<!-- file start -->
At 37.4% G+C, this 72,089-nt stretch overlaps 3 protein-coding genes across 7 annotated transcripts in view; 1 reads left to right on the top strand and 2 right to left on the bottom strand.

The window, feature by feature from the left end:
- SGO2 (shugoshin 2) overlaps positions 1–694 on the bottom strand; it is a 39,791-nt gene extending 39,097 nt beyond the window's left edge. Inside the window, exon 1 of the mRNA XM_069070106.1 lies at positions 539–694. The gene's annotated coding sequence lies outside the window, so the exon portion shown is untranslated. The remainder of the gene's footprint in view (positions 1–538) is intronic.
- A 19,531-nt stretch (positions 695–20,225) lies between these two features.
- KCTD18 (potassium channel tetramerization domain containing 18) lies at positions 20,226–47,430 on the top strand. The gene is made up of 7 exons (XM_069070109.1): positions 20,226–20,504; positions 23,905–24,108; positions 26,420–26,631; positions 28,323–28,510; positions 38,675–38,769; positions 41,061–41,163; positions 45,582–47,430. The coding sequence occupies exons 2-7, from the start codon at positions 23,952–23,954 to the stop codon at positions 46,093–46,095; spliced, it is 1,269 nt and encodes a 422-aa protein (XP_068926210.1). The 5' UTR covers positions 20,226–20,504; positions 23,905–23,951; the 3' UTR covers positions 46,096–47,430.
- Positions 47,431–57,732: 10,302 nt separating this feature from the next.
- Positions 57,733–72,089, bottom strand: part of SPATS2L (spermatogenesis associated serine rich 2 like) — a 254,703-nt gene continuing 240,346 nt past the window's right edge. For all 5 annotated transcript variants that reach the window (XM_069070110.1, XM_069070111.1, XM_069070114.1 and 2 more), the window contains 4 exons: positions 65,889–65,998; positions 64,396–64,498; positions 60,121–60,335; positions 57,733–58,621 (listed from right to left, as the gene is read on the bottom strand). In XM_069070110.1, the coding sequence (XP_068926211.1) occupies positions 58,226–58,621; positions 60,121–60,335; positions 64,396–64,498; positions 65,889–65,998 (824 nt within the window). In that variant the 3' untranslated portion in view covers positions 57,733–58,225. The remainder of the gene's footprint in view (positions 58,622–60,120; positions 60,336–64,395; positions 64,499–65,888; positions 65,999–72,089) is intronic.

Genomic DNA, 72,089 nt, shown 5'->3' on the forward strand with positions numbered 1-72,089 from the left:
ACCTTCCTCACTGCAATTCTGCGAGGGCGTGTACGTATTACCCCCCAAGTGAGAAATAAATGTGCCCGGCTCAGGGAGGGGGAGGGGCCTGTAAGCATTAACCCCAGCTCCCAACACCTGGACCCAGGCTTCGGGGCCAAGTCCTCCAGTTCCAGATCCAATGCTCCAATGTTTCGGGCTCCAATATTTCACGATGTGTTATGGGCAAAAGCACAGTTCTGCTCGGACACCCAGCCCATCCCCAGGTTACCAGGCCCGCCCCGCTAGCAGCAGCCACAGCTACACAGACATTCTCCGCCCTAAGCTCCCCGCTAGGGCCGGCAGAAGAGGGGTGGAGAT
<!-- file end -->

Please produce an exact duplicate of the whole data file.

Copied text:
At 37.4% G+C, this 72,089-nt stretch overlaps 3 protein-coding genes across 7 annotated transcripts in view; 1 reads left to right on the top strand and 2 right to left on the bottom strand.

The window, feature by feature from the left end:
- SGO2 (shugoshin 2) overlaps positions 1–694 on the bottom strand; it is a 39,791-nt gene extending 39,097 nt beyond the window's left edge. Inside the window, exon 1 of the mRNA XM_069070106.1 lies at positions 539–694. The gene's annotated coding sequence lies outside the window, so the exon portion shown is untranslated. The remainder of the gene's footprint in view (positions 1–538) is intronic.
- A 19,531-nt stretch (positions 695–20,225) lies between these two features.
- KCTD18 (potassium channel tetramerization domain containing 18) lies at positions 20,226–47,430 on the top strand. The gene is made up of 7 exons (XM_069070109.1): positions 20,226–20,504; positions 23,905–24,108; positions 26,420–26,631; positions 28,323–28,510; positions 38,675–38,769; positions 41,061–41,163; positions 45,582–47,430. The coding sequence occupies exons 2-7, from the start codon at positions 23,952–23,954 to the stop codon at positions 46,093–46,095; spliced, it is 1,269 nt and encodes a 422-aa protein (XP_068926210.1). The 5' UTR covers positions 20,226–20,504; positions 23,905–23,951; the 3' UTR covers positions 46,096–47,430.
- Positions 47,431–57,732: 10,302 nt separating this feature from the next.
- Positions 57,733–72,089, bottom strand: part of SPATS2L (spermatogenesis associated serine rich 2 like) — a 254,703-nt gene continuing 240,346 nt past the window's right edge. For all 5 annotated transcript variants that reach the window (XM_069070110.1, XM_069070111.1, XM_069070114.1 and 2 more), the window contains 4 exons: positions 65,889–65,998; positions 64,396–64,498; positions 60,121–60,335; positions 57,733–58,621 (listed from right to left, as the gene is read on the bottom strand). In XM_069070110.1, the coding sequence (XP_068926211.1) occupies positions 58,226–58,621; positions 60,121–60,335; positions 64,396–64,498; positions 65,889–65,998 (824 nt within the window). In that variant the 3' untranslated portion in view covers positions 57,733–58,225. The remainder of the gene's footprint in view (positions 58,622–60,120; positions 60,336–64,395; positions 64,499–65,888; positions 65,999–72,089) is intronic.

Genomic DNA, 72,089 nt, shown 5'->3' on the forward strand with positions numbered 1-72,089 from the left:
ACCTTCCTCACTGCAATTCTGCGAGGGCGTGTACGTATTACCCCCCAAGTGAGAAATAAATGTGCCCGGCTCAGGGAGGGGGAGGGGCCTGTAAGCATTAACCCCAGCTCCCAACACCTGGACCCAGGCTTCGGGGCCAAGTCCTCCAGTTCCAGATCCAATGCTCCAATGTTTCGGGCTCCAATATTTCACGATGTGTTATGGGCAAAAGCACAGTTCTGCTCGGACACCCAGCCCATCCCCAGGTTACCAGGCCCGCCCCGCTAGCAGCAGCCACAGCTACACAGACATTCTCCGCCCTAAGCTCCCCGCTAGGGCCGGCAGAAGAGGGGTGGAGAT